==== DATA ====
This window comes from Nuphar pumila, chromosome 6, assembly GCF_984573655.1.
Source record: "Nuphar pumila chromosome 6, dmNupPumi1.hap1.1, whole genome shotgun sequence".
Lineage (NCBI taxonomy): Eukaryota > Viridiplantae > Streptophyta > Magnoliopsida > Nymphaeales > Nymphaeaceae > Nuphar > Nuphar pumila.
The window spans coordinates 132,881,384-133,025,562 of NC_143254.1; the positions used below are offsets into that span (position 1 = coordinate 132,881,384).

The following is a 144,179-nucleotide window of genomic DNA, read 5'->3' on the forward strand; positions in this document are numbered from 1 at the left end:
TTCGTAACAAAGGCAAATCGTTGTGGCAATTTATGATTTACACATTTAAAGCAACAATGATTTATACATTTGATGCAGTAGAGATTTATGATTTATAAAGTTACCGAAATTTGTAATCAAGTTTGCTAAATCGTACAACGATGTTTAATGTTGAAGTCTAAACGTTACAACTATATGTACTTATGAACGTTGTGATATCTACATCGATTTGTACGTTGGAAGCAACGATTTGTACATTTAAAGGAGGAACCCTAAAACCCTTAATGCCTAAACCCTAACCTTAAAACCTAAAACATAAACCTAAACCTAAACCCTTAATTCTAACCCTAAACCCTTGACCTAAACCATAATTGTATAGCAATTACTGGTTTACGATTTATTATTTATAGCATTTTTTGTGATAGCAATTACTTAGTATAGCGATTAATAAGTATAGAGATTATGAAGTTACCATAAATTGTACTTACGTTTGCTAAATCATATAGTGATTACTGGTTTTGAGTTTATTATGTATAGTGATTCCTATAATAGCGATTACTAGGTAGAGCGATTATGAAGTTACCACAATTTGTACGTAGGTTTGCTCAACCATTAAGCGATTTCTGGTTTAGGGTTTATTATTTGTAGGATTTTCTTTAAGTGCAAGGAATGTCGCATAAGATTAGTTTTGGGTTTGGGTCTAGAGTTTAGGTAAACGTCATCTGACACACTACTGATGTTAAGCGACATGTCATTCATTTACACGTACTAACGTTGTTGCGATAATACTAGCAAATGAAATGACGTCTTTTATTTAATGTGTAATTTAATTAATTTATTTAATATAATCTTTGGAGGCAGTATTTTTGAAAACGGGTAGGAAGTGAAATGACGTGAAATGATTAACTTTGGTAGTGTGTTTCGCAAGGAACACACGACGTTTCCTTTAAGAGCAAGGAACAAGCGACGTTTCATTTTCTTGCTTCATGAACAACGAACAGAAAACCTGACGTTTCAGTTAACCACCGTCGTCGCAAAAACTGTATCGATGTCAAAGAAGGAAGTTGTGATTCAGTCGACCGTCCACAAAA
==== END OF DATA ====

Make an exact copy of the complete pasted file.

This window comes from Nuphar pumila, chromosome 6, assembly GCF_984573655.1.
Source record: "Nuphar pumila chromosome 6, dmNupPumi1.hap1.1, whole genome shotgun sequence".
Lineage (NCBI taxonomy): Eukaryota > Viridiplantae > Streptophyta > Magnoliopsida > Nymphaeales > Nymphaeaceae > Nuphar > Nuphar pumila.
The window spans coordinates 132,881,384-133,025,562 of NC_143254.1; the positions used below are offsets into that span (position 1 = coordinate 132,881,384).

The following is a 144,179-nucleotide window of genomic DNA, read 5'->3' on the forward strand; positions in this document are numbered from 1 at the left end:
TTCGTAACAAAGGCAAATCGTTGTGGCAATTTATGATTTACACATTTAAAGCAACAATGATTTATACATTTGATGCAGTAGAGATTTATGATTTATAAAGTTACCGAAATTTGTAATCAAGTTTGCTAAATCGTACAACGATGTTTAATGTTGAAGTCTAAACGTTACAACTATATGTACTTATGAACGTTGTGATATCTACATCGATTTGTACGTTGGAAGCAACGATTTGTACATTTAAAGGAGGAACCCTAAAACCCTTAATGCCTAAACCCTAACCTTAAAACCTAAAACATAAACCTAAACCTAAACCCTTAATTCTAACCCTAAACCCTTGACCTAAACCATAATTGTATAGCAATTACTGGTTTACGATTTATTATTTATAGCATTTTTTGTGATAGCAATTACTTAGTATAGCGATTAATAAGTATAGAGATTATGAAGTTACCATAAATTGTACTTACGTTTGCTAAATCATATAGTGATTACTGGTTTTGAGTTTATTATGTATAGTGATTCCTATAATAGCGATTACTAGGTAGAGCGATTATGAAGTTACCACAATTTGTACGTAGGTTTGCTCAACCATTAAGCGATTTCTGGTTTAGGGTTTATTATTTGTAGGATTTTCTTTAAGTGCAAGGAATGTCGCATAAGATTAGTTTTGGGTTTGGGTCTAGAGTTTAGGTAAACGTCATCTGACACACTACTGATGTTAAGCGACATGTCATTCATTTACACGTACTAACGTTGTTGCGATAATACTAGCAAATGAAATGACGTCTTTTATTTAATGTGTAATTTAATTAATTTATTTAATATAATCTTTGGAGGCAGTATTTTTGAAAACGGGTAGGAAGTGAAATGACGTGAAATGATTAACTTTGGTAGTGTGTTTCGCAAGGAACACACGACGTTTCCTTTAAGAGCAAGGAACAAGCGACGTTTCATTTTCTTGCTTCATGAACAACGAACAGAAAACCTGACGTTTCAGTTAACCACCGTCGTCGCAAAAACTGTATCGATGTCAAAGAAGGAAGTTGTGATTCAGTCGACCGTCCACAAAA